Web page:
TL;DR: Password cracking isn't the only security consideration with password re-use. Sharing a password with multiple sites means if there are any issues with the other sites/your computer/your network apart from crackable passwords you're still at risk. Some great answers here already but just to add a few more considerations and a summary. Your question ...


4

You're assuming that none of the sites they visit are hostile. If I register on a site and give them my email address and use the same password for this site as I do for my email address then they can log into my email. Something Mark Zuckerberg actually confesses he did when starting up the facebook.


4

If a person was to create a properly random password of sufficient length (e.g. 100+) of very sufficient entropy which is mixed with many types of symbols, numbers and letters; in the case that their machine is not compromised in the sense that there is a keylogger installed or the like, and all their browsing sessions are done through an encrypted tunnel, ...


3

Password re-use is always a risk evaluation. In practical terms, password re-use is a fact and the question is where to use which set. However, the real answer to your question is that there are many ways to compromise a password and brute-forcing is actually the least likely one. Sniffers, keyloggers, MitM, compromised servers, various forms of XSS and ...


3

Modify the original idea A modification of your idea could be pretty secure, though. Let's say you generate 64 random bytes of data, then save it to a file. You then choose a "Master Password" that you never tell anyone, and then use that password, the saved file, and the name of the site to generate a site-specific password: (echo super-secret-password; ...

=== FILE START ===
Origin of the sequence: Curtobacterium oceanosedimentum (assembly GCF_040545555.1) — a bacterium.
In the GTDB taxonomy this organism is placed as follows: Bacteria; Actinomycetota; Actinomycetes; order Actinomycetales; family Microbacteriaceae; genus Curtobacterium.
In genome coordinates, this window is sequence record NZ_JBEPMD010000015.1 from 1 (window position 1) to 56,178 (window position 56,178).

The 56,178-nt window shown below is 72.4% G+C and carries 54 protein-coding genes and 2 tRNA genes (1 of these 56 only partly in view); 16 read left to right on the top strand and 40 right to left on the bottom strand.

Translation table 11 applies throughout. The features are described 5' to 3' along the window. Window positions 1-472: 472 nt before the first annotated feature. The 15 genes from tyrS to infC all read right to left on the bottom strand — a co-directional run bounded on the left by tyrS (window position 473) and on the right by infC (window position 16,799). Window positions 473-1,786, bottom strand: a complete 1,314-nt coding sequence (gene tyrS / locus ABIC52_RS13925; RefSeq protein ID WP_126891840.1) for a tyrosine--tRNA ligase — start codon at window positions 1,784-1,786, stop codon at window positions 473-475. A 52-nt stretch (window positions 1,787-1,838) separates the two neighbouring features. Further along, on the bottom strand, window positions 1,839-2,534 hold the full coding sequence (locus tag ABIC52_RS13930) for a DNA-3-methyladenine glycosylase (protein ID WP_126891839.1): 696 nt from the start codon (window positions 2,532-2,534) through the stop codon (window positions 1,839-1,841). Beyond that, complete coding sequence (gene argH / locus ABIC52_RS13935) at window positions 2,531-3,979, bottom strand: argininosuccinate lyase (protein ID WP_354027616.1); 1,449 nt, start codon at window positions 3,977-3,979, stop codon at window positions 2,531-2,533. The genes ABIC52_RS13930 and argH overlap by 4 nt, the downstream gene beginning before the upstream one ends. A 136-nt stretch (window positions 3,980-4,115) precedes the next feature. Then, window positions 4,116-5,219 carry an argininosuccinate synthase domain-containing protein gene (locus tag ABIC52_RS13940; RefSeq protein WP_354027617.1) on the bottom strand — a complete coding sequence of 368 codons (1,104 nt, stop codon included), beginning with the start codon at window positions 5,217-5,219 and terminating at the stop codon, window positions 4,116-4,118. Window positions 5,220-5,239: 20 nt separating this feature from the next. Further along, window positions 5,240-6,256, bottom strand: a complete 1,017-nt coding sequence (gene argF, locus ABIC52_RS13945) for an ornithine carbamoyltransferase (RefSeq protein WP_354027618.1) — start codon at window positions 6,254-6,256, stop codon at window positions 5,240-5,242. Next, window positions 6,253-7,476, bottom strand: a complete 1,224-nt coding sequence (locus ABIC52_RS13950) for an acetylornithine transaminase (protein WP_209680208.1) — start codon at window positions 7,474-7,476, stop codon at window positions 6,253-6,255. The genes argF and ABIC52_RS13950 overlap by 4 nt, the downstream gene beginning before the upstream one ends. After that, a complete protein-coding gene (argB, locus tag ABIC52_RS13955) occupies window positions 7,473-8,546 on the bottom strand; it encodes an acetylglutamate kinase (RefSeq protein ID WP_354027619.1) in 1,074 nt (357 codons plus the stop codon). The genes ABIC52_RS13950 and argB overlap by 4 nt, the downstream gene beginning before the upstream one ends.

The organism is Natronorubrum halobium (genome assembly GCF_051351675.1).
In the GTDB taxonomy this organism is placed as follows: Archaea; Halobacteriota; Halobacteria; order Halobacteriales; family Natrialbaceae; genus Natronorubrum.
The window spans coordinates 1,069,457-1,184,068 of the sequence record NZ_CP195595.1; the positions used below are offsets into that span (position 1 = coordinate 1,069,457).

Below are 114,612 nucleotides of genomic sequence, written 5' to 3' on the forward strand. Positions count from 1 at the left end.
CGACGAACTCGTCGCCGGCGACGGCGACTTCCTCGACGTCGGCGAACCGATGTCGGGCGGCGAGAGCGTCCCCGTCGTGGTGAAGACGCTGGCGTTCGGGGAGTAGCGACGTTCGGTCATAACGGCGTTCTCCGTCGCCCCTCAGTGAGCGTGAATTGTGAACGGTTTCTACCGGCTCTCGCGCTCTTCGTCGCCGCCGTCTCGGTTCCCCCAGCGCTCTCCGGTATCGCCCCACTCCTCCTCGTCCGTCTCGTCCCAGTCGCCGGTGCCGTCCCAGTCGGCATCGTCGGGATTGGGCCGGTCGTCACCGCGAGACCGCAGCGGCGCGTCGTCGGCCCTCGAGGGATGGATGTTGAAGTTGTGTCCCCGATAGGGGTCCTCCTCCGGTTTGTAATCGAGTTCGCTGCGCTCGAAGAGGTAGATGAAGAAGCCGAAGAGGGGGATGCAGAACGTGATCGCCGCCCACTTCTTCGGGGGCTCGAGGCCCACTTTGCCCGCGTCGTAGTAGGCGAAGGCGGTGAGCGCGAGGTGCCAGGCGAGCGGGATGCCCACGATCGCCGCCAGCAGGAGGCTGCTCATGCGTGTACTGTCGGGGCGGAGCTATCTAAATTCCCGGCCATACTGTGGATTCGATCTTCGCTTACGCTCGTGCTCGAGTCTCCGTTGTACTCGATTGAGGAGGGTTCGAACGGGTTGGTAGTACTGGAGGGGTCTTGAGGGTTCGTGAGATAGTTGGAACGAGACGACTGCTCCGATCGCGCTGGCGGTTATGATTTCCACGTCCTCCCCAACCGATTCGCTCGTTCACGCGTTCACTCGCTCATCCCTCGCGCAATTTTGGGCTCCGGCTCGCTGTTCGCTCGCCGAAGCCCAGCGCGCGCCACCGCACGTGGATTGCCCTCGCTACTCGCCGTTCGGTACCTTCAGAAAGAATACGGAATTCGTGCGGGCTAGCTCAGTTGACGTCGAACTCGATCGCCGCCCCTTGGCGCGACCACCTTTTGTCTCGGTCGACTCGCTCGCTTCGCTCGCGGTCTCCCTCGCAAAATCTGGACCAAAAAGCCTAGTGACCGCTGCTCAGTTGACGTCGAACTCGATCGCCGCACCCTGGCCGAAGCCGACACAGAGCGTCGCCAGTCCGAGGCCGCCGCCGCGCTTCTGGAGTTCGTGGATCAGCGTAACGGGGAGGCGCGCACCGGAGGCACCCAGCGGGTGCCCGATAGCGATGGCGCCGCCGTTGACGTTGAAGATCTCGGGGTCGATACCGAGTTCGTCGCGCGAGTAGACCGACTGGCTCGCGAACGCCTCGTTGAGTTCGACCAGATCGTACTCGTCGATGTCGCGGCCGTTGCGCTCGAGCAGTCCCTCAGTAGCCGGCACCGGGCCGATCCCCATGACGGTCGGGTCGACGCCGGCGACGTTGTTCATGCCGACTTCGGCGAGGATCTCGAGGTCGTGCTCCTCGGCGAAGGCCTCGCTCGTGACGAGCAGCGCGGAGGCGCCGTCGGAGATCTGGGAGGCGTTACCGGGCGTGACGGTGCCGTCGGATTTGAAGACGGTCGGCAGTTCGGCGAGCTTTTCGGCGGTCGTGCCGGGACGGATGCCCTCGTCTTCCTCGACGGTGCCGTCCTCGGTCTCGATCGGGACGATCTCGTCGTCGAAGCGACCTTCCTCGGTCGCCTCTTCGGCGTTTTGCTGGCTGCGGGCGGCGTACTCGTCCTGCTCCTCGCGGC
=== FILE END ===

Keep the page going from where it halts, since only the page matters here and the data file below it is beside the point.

2

There are many ways a password can be compromised. Using uncrackable passwords, at best, does nothing to mitigate the risk of compromise by other means. In reality, it makes other weaknesses worse.


2

The purposes of those accounts are different, and so is the data protected by those passwords. If only one password gets stolen, the attacker will be able to access both the services / data / accounts / etc. So to reduce the impact of a possible attack or at least to slow down the attacker, those passwords should be different. Even if the threat model makes ...


1

With github, the site is the same, so password reuse is not much problem. With offline reuse for encryption, there is also not much of a problem. The greatest threat of password reuse is for example, that if you use the same password for facebook and github, facebook has your github password and vice versa. It is even worse with smaller disreputable ...


1

When it comes to usernames, its generally better to keep them same. The good with that, is that it eases account termination when a user no longer should have access. If all users have different usernames for different systems, then it would be heck of a job to find out which accounts that belong to a user that is leaving employment, and theres high risk ...


1

It depends on the situation really. If you use radius authentication and it's connecting back to you AD infrastructure and your using it within say your routing and switching environment to gain access to the CLI then it's OK. However this only because radius is a aaa service. If you use the same user and password to create domain administrator level changes ...